But it was never to be, they never got married, Andrew had been killed in a car crash two weeks before the wedding and she had been inconsolable. Her parents hadn't known what to do with her and she was sent away to recover. Nowadays, people would have said what had really happened. She'd had a nervous breakdown and was sent to a mental hospital, but of course her parents couldn't tell all their posh friends that, now could they?
She had never met anyone else, she didn't want to. No one could compare to Andrew. Maybe some people could have settled for second best, but she knew she wasn't one of them.
"It is time to go, Emily," said a voice behind her and she turned around to see the figure there. She thought of the figure as male, although she knew now that they were neither male nor female, they weren't human at all. The figure was arrayed in a white robe, light emanating from within. He'd folded his wings back and stood there patiently while Emily reconciled herself to the fact that she was no longer a part of earth anymore. It was nice to be given this chance to say goodbye, to attend to things before she had to go.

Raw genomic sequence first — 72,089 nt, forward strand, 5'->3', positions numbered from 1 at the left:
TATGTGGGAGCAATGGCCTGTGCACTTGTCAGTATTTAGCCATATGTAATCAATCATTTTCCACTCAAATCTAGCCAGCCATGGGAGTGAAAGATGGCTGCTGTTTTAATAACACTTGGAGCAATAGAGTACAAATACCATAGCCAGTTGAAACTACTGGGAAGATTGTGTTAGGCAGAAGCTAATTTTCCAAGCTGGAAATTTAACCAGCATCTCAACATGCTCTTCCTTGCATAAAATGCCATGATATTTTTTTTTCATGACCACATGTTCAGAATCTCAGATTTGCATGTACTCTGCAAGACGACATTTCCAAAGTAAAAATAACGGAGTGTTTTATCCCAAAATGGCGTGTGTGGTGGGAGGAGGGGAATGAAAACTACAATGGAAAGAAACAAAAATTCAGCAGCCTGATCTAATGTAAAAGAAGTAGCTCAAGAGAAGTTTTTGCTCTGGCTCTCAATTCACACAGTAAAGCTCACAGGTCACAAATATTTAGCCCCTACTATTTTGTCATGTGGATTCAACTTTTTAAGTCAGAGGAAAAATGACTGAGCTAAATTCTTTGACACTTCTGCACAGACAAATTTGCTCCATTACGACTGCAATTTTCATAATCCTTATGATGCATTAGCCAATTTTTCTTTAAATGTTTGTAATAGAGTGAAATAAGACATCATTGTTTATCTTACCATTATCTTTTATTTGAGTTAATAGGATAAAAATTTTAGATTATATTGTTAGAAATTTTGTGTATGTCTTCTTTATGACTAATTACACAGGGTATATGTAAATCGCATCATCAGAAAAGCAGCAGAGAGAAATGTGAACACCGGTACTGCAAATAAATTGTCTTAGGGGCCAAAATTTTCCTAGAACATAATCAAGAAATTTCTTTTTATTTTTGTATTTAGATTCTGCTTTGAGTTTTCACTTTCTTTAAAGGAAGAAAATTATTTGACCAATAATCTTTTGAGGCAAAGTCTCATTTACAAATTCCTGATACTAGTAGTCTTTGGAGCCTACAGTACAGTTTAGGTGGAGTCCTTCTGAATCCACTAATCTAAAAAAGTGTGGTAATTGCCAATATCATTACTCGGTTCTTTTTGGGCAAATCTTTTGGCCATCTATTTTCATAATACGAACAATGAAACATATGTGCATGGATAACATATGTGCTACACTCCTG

She smiled at the angel, feeling young again. No longer was she plagued by the crippling arthritis that had made her last days full of agony. The angel took her hand and led her towards the tunnel, guiding her towards her final destination. There were figures there to welcome her, her grandparents, her parents, and there he was, hanging back from the rest, looking just as handsome as she remembered him. He smiled at her and opened his arms.
She glanced at the angel by her side and then back towards him. The angel may have guided her here, but she knew that there was only one angel for her.
Copyright © 2003 by Annette Gisby
Posted April 7, 2004